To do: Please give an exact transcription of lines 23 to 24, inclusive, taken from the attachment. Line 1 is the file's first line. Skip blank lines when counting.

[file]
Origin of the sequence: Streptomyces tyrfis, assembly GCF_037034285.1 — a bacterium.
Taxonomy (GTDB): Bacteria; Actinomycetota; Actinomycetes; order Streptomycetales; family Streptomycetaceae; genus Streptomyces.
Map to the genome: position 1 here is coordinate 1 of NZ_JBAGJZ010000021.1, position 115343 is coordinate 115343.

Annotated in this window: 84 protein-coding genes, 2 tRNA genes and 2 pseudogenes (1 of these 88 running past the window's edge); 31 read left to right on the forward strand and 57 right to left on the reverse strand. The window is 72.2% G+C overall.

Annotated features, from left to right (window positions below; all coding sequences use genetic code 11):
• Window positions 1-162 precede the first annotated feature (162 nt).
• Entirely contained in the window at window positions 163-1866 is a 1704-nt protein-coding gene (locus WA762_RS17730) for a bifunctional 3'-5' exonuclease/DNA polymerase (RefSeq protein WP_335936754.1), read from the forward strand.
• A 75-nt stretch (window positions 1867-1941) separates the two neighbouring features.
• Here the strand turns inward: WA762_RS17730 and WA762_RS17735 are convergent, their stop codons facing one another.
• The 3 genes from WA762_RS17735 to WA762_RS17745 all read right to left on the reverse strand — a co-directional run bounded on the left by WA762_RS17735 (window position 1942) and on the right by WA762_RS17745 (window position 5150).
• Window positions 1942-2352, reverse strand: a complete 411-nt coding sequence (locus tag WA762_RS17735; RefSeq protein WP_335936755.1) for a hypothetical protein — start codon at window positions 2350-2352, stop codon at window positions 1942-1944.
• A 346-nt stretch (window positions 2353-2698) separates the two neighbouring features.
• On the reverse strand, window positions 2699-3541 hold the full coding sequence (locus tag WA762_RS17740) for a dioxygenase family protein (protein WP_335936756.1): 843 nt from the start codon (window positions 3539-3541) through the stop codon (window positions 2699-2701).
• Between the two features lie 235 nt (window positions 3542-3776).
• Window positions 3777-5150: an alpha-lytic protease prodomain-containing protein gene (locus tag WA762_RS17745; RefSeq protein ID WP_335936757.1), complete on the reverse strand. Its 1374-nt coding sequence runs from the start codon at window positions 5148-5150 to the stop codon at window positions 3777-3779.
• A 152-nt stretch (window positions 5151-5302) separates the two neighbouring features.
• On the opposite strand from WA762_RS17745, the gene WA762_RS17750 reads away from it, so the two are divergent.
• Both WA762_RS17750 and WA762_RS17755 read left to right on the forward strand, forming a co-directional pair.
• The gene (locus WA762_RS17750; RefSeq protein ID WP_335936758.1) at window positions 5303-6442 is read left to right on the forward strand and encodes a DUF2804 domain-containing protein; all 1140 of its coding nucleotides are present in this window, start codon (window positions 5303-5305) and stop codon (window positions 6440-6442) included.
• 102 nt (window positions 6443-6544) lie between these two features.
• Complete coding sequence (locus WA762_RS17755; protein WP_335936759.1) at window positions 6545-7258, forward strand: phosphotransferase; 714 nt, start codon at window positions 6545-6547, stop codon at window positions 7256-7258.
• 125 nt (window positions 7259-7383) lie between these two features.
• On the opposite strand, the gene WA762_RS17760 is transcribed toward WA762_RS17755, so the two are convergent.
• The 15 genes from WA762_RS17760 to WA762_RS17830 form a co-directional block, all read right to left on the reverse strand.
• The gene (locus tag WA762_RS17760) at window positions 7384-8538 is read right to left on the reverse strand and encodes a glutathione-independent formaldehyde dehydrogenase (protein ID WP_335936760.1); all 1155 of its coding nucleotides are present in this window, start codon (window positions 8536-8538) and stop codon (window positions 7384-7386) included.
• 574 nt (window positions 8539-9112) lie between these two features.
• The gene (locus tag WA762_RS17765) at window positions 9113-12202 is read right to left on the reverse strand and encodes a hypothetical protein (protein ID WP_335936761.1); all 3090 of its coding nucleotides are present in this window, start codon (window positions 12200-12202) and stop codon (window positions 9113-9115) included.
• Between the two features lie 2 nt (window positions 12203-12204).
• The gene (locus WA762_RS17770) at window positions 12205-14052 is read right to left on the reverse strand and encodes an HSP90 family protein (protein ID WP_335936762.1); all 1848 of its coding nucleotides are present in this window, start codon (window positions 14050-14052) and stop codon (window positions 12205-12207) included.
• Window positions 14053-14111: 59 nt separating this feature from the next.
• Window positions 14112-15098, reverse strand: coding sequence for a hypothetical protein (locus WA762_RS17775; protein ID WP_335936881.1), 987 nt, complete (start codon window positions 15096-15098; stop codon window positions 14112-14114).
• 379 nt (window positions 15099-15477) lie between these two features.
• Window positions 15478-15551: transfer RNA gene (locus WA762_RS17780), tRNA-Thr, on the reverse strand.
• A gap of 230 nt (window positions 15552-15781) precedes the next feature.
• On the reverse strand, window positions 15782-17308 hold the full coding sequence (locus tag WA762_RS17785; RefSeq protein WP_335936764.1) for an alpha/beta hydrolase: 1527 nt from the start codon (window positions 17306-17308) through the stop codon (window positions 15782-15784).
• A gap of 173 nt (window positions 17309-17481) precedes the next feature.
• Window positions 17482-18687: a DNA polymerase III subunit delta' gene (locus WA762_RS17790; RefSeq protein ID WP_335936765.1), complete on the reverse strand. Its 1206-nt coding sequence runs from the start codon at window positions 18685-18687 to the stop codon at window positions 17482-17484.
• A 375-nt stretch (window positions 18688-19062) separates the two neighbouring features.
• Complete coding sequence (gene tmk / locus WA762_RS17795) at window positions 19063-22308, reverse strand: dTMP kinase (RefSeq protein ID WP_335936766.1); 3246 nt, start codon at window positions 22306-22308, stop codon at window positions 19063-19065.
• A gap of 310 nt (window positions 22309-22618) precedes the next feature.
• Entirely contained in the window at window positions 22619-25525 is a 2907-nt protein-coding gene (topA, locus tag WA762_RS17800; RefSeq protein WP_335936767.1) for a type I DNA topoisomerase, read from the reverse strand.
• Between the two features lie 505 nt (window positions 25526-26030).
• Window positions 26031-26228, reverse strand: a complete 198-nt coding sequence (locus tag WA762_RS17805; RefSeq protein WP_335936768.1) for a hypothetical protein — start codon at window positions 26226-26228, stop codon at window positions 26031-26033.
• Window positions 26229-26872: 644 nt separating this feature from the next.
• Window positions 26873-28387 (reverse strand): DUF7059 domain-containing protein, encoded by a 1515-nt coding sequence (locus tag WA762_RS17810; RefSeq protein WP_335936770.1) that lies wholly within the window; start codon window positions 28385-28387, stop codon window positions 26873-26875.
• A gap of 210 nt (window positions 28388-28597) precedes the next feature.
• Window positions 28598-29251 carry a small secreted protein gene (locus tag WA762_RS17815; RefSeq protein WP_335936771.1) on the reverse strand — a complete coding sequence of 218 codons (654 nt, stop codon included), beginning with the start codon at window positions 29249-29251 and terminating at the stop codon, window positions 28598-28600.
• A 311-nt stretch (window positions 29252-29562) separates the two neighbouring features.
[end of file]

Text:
• On the opposite strand, the gene WA762_RS17760 is transcribed toward WA762_RS17755, so the two are convergent.
• The 15 genes from WA762_RS17760 to WA762_RS17830 form a co-directional block, all read right to left on the reverse strand.